As regards the visit to Us by the Crown Prince Gustaf Adolph of Sweden and Our ceremonial welcome to him
Before We became Heir to the Throne and Regent Plenipotentiary of the Ethiopian Realm, Swedish missions had set up a school at Addis Ababa and had begun teaching the English language and the gospels to Ethiopian children. These missionaries did not get involved in any political matters whatever, either inside the country or outside it, and they were engaged in teaching through goodness and generosity alone. After We had taken on the regency We caused their entire work to be investigated by the Ministry of Education. When We had convinced Ourselves that they had no thought other than teaching languages and religious knowledge, We did Our utmost to give them every assistance in the gradual expansion of their activities. Moreover, apart from extending to them aid at Addis Ababa, We arranged for them to build schools and hospitals at Harar and Laqamte and to help the people living in these regions with educational and medical facilities, while We gave them assistance with money and land. These missionaries lived in harmony with the people at Addis Ababa, Harar, and Laqamte.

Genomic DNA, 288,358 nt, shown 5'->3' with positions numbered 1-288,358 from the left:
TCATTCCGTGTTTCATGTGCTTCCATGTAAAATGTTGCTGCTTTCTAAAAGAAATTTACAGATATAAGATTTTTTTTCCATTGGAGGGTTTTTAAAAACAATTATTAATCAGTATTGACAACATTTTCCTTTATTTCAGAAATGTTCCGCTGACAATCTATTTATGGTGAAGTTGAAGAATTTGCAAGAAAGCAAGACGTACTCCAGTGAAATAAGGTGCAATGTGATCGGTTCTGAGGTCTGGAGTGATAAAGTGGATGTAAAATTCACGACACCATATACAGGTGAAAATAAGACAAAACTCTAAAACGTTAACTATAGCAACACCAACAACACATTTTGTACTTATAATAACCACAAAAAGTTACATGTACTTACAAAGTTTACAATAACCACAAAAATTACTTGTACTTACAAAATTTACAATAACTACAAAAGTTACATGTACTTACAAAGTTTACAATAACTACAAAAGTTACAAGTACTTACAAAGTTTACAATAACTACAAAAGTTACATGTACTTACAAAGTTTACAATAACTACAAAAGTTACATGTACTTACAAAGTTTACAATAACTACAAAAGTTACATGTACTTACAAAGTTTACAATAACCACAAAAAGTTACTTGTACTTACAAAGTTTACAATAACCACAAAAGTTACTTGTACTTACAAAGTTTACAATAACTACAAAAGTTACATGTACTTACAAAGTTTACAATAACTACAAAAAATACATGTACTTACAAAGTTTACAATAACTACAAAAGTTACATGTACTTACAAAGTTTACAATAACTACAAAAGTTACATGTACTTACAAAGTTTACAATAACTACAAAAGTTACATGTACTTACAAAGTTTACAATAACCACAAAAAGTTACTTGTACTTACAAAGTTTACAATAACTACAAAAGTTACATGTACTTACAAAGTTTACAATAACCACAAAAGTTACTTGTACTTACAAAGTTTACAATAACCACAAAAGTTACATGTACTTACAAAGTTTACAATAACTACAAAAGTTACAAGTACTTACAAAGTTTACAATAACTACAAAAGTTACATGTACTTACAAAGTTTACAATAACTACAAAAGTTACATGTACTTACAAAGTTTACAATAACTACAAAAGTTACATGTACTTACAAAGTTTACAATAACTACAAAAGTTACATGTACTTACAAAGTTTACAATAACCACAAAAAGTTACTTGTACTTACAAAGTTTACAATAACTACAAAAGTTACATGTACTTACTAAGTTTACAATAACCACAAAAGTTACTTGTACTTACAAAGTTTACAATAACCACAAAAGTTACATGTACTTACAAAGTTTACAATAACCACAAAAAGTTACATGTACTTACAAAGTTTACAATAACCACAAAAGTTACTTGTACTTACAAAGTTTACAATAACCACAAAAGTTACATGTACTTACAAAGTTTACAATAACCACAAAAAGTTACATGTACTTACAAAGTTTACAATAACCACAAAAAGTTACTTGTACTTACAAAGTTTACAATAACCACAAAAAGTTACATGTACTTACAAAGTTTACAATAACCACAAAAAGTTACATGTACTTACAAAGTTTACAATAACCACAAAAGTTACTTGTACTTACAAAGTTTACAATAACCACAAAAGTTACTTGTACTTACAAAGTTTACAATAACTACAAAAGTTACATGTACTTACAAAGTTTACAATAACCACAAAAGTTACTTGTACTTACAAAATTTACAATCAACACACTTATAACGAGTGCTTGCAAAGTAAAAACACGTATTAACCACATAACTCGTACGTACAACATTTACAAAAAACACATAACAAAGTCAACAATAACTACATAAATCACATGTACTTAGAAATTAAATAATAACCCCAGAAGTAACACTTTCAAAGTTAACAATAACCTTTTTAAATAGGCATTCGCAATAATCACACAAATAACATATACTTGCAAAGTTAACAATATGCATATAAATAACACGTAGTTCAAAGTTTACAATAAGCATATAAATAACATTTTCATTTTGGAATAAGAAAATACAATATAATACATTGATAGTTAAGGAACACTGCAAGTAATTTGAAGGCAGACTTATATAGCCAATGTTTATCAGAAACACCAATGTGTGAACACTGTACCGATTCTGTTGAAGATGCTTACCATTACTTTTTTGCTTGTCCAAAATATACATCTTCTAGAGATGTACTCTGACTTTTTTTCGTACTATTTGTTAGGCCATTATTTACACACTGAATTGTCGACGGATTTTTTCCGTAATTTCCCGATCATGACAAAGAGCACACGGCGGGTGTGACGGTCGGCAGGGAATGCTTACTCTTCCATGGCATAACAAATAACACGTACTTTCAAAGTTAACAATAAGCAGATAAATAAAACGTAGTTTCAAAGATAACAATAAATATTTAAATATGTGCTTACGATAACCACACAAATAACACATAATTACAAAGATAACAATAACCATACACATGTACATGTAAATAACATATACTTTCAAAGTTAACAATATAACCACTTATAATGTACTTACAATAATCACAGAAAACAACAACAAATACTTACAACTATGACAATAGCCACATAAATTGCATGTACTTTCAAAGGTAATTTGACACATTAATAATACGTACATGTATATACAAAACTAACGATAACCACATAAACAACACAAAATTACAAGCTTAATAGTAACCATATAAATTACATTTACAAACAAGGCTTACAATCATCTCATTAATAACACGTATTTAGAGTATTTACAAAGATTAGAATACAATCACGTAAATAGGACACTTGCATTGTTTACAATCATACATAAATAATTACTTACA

Later on, in 1916 (= 1924), when We visited Europe and also went to Stockholm, the capital of Sweden, We mentioned to King Gustaf, in the course of friendly conversations, that the Ethiopian and Swedish peoples could get very close to each other.
On Our return from Europe to Addis Ababa We erected, with Our own funds, the Bet-Sayda Hospital and appointed Dr. Hanner whom We brought from Sweden and who was well-known for his surgical work; in consequence many sick people were treated and restored to health. Furthermore, We arranged that he should purchase, import, and set up the diagnostic instrument called X-ray which had never before been seen in Ethiopia; in consequence the medical work of the Bet-Sayda Hospital became progressively more extensive and successful.